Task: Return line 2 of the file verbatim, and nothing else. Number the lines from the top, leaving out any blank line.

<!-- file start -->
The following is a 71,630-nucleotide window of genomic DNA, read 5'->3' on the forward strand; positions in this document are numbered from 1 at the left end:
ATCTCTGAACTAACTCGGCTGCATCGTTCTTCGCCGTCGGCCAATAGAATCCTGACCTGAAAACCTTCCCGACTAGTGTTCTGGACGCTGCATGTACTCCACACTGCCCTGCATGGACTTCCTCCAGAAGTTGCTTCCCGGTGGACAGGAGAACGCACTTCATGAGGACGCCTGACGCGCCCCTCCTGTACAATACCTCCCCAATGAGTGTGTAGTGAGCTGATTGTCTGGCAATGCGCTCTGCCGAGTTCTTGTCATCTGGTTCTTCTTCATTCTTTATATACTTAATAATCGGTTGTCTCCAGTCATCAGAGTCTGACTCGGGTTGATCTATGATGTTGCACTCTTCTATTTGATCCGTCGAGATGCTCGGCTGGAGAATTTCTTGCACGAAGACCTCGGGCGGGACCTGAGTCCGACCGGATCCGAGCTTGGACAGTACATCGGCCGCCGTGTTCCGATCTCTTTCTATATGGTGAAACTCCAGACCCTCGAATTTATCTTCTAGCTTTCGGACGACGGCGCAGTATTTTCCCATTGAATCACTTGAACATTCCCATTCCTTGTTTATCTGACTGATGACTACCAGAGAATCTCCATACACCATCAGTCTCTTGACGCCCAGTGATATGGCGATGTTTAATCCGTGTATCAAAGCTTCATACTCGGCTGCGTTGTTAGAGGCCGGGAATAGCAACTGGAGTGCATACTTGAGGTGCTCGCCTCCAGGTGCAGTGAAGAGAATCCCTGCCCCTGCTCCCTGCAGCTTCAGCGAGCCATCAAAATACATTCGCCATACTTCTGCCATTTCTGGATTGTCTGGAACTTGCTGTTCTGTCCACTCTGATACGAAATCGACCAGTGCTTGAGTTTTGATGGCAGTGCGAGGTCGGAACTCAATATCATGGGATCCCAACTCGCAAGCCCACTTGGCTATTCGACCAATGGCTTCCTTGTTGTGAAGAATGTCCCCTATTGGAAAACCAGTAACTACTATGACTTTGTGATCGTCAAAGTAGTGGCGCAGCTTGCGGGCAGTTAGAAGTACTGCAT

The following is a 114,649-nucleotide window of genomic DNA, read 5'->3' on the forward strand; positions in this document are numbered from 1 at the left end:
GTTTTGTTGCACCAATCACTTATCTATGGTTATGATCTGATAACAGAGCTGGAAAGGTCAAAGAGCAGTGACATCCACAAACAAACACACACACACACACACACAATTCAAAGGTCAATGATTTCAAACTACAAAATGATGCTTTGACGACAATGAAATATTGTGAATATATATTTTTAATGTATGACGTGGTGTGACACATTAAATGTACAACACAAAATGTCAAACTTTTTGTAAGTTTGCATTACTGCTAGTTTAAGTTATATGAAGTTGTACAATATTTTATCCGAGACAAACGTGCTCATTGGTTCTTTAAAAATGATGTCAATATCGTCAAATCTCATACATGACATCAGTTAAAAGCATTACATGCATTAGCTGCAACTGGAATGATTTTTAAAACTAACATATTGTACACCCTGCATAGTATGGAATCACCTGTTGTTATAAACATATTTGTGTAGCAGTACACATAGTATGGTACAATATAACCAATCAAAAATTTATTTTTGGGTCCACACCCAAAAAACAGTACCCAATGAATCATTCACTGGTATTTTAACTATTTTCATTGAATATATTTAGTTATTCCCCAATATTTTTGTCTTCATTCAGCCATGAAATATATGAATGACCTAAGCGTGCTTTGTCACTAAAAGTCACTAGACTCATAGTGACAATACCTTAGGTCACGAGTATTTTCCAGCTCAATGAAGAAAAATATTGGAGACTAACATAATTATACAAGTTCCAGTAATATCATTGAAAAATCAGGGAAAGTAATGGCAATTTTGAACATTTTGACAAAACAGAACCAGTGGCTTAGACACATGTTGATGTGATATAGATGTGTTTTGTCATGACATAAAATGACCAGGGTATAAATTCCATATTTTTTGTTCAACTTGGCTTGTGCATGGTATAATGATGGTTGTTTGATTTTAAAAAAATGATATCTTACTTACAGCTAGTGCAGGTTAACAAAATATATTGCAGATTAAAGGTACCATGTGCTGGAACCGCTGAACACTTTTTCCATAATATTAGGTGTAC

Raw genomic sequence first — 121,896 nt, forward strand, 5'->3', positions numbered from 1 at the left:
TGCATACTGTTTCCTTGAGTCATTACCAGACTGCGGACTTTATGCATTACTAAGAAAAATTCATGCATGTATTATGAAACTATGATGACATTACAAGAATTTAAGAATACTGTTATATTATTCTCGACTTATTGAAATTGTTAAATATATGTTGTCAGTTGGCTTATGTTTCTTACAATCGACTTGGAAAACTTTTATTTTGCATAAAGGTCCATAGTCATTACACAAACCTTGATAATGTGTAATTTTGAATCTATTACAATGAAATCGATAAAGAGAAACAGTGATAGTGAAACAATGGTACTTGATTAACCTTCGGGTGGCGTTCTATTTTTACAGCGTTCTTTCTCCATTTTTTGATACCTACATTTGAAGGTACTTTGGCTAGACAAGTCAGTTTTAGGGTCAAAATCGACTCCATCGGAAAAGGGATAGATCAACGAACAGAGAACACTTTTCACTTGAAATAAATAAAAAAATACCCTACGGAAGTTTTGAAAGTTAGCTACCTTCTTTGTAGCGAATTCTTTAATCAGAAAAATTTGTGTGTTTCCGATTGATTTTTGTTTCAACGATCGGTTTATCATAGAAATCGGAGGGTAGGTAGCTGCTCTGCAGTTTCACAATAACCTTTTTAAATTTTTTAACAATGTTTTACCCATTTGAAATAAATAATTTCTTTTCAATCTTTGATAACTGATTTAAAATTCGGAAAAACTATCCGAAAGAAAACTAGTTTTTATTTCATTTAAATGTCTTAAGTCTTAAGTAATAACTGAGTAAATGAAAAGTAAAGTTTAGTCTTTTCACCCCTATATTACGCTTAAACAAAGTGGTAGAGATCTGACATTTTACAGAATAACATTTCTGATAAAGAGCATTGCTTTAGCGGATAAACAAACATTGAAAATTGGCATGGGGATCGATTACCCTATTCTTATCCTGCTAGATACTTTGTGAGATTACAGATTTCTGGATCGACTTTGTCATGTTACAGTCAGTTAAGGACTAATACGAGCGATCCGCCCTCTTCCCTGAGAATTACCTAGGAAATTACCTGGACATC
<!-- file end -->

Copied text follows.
ATCTCTGAACTAACTCGGCTGCATCGTTCTTCGCCGTCGGCCAATAGAATCCTGACCTGAAAACCTTCCCGACTAGTGTTCTGGACGCTGCATGTACTCCACACTGCCCTGCATGGACTTCCTCCAGAAGTTGCTTCCCGGTGGACAGGAGAACGCACTTCATGAGGACGCCTGACGCGCCCCTCCTGTACAATACCTCCCCAATGAGTGTGTAGTGAGCTGATTGTCTGGCAATGCGCTCTGCCGAGTTCTTGTCATCTGGTTCTTCTTCATTCTTTATATACTTAATAATCGGTTGTCTCCAGTCATCAGAGTCTGACTCGGGTTGATCTATGATGTTGCACTCTTCTATTTGATCCGTCGAGATGCTCGGCTGGAGAATTTCTTGCACGAAGACCTCGGGCGGGACCTGAGTCCGACCGGATCCGAGCTTGGACAGTACATCGGCCGCCGTGTTCCGATCTCTTTCTATATGGTGAAACTCCAGACCCTCGAATTTATCTTCTAGCTTTCGGACGACGGCGCAGTATTTTCCCATTGAATCACTTGAACATTCCCATTCCTTGTTTATCTGACTGATGACTACCAGAGAATCTCCATACACCATCAGTCTCTTGACGCCCAGTGATATGGCGATGTTTAATCCGTGTATCAAAGCTTCATACTCGGCTGCGTTGTTAGAGGCCGGGAATAGCAACTGGAGTGCATACTTGAGGTGCTCGCCTCCAGGTGCAGTGAAGAGAATCCCTGCCCCTGCTCCCTGCAGCTTCAGCGAGCCATCAAAATACATTCGCCATACTTCTGCCATTTCTGGATTGTCTGGAACTTGCTGTTCTGTCCACTCTGATACGAAATCGACCAGTGCTTGAGTTTTGATGGCAGTGCGAGGTCGGAACTCAATATCATGGGATCCCAACTCGCAAGCCCACTTGGCTATTCGACCAATGGCTTCCTTGTTGTGAAGAATGTCCCCTATTGGAAAACCAGTAACTACTATGACTTTGTGATCGTCAAAGTAGTGGCGCAGCTTGCGGGCAGTTAGAAGTACTGCAT